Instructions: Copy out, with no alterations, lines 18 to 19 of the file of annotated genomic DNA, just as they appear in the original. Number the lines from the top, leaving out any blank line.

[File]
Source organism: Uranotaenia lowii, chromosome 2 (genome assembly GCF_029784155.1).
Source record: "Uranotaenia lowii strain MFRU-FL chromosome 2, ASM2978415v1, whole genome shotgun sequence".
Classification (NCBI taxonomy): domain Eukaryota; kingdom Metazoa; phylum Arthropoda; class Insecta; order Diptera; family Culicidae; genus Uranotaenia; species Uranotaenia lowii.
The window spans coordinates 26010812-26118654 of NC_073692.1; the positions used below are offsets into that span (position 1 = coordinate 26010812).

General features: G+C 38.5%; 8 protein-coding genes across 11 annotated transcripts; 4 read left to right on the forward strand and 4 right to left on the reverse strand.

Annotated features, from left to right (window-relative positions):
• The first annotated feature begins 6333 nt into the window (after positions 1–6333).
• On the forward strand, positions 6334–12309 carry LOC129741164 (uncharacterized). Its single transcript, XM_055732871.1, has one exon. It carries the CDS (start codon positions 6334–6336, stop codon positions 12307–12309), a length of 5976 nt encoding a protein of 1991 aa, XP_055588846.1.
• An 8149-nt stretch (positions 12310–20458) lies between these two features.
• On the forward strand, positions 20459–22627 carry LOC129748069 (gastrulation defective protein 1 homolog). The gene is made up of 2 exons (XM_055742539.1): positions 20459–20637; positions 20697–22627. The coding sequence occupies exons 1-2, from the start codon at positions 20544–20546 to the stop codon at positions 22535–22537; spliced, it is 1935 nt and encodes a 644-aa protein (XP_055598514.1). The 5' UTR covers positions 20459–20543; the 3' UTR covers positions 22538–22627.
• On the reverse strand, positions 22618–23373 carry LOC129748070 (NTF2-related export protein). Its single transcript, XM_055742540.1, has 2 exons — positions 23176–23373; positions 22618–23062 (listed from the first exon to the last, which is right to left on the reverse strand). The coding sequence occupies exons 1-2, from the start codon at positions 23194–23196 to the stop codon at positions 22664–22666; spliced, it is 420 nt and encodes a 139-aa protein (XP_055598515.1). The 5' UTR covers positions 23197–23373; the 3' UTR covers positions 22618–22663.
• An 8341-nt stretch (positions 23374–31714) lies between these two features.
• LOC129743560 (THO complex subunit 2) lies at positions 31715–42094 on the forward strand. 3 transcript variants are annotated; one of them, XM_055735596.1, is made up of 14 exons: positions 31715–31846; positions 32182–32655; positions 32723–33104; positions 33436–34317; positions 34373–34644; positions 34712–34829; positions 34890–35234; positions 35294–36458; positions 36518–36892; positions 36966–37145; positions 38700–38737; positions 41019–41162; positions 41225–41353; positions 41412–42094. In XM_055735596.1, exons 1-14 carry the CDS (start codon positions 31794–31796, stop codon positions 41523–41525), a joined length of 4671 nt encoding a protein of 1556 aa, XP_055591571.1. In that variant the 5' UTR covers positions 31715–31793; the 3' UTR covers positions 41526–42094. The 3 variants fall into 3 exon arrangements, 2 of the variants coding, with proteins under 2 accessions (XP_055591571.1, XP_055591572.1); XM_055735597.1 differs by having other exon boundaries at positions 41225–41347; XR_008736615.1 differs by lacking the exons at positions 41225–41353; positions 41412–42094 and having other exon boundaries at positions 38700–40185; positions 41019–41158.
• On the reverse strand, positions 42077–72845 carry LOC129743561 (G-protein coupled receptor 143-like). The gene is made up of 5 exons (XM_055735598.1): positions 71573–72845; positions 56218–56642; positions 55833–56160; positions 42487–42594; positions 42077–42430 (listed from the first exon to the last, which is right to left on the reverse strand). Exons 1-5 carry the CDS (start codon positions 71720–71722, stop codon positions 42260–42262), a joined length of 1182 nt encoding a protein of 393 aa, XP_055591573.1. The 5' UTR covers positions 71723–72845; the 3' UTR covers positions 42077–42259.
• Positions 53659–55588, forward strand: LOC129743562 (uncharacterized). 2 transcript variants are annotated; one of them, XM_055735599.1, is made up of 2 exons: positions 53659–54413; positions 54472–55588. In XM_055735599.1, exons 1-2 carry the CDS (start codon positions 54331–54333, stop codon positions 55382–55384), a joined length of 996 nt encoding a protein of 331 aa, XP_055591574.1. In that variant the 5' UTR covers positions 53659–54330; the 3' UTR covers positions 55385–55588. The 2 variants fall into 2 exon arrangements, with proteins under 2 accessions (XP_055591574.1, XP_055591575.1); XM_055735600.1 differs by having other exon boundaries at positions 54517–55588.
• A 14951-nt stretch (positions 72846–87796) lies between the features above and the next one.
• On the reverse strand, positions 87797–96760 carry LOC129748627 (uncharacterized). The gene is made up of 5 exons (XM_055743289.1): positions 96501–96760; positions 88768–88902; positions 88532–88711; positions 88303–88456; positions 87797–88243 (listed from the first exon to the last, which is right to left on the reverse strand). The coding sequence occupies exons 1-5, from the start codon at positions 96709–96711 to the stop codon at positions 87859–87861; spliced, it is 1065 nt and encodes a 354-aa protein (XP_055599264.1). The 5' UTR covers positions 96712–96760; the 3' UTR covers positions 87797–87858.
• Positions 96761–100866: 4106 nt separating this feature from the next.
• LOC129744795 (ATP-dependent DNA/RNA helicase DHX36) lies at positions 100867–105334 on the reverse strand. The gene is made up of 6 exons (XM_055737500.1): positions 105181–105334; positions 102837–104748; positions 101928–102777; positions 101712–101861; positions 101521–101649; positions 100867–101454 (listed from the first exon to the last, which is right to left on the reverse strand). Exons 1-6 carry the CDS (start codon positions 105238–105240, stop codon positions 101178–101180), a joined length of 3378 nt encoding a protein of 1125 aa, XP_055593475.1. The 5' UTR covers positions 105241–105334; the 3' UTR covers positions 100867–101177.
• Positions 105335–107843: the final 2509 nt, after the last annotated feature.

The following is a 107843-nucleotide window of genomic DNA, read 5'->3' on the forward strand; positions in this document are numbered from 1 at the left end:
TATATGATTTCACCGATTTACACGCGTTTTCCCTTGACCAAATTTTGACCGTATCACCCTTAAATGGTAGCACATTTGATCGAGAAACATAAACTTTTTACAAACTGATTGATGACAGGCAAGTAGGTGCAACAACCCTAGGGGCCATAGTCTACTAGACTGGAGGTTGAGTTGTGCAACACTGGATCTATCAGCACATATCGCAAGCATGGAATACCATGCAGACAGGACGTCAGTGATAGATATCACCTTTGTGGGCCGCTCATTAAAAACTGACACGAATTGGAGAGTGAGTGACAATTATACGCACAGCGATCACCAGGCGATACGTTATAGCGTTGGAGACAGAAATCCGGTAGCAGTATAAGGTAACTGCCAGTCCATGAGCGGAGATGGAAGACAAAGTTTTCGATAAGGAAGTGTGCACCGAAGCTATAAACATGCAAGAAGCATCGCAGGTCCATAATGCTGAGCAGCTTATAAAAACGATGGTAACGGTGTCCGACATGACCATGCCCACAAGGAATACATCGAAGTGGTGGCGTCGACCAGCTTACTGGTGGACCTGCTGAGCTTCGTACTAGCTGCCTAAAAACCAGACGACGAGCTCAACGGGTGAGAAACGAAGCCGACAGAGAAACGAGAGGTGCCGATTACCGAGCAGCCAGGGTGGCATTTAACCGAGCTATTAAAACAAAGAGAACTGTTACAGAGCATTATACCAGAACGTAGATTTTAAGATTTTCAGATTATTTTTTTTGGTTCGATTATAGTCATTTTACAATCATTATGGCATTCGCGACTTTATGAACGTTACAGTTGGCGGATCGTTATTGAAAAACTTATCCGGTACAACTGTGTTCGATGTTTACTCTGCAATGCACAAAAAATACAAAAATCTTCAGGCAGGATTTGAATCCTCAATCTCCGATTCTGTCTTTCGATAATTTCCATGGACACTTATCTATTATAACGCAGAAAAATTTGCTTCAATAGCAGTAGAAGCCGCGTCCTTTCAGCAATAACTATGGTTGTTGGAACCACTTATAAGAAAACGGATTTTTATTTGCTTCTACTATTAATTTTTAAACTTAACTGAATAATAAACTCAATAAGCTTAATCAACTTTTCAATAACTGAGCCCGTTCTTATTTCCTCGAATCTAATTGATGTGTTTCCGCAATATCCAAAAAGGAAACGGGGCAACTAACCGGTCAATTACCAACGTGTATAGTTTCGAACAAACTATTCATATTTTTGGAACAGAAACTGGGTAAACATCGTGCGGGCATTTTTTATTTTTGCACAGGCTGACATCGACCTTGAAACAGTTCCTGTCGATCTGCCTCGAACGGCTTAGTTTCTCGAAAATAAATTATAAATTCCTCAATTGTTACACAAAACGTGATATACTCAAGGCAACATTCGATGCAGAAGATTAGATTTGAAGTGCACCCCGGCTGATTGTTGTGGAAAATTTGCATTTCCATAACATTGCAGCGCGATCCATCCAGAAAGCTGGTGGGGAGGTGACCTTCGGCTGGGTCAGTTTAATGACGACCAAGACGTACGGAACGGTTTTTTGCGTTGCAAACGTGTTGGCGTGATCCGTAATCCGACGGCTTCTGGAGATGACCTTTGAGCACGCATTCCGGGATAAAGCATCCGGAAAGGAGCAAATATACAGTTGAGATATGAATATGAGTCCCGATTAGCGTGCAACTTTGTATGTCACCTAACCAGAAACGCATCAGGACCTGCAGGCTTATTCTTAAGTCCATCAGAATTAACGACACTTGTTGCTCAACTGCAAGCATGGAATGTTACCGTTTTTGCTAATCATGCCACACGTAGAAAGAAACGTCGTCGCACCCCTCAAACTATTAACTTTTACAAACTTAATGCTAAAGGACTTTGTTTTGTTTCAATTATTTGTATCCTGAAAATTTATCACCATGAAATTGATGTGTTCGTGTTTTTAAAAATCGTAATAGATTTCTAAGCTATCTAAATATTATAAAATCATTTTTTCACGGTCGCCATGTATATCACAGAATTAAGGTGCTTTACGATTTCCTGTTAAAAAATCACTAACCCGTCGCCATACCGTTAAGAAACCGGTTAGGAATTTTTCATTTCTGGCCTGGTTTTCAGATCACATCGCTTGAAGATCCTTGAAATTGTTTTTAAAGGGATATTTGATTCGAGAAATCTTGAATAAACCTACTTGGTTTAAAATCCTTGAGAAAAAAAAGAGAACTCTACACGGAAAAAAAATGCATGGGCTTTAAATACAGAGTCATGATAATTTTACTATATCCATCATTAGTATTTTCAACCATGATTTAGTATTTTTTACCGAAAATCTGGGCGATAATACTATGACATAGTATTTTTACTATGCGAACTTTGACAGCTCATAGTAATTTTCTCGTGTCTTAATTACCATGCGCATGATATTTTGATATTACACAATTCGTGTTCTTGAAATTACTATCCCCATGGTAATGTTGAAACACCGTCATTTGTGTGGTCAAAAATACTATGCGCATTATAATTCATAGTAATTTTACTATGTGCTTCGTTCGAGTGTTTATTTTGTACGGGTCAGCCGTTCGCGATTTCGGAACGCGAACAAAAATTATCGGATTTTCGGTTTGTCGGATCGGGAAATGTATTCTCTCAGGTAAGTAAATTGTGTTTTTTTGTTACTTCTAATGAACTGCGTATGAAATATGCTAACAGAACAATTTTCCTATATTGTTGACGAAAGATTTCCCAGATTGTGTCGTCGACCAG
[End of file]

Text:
• Positions 96761–100866: 4106 nt separating this feature from the next.
• LOC129744795 (ATP-dependent DNA/RNA helicase DHX36) lies at positions 100867–105334 on the reverse strand. The gene is made up of 6 exons (XM_055737500.1): positions 105181–105334; positions 102837–104748; positions 101928–102777; positions 101712–101861; positions 101521–101649; positions 100867–101454 (listed from the first exon to the last, which is right to left on the reverse strand). Exons 1-6 carry the CDS (start codon positions 105238–105240, stop codon positions 101178–101180), a joined length of 3378 nt encoding a protein of 1125 aa, XP_055593475.1. The 5' UTR covers positions 105241–105334; the 3' UTR covers positions 100867–101177.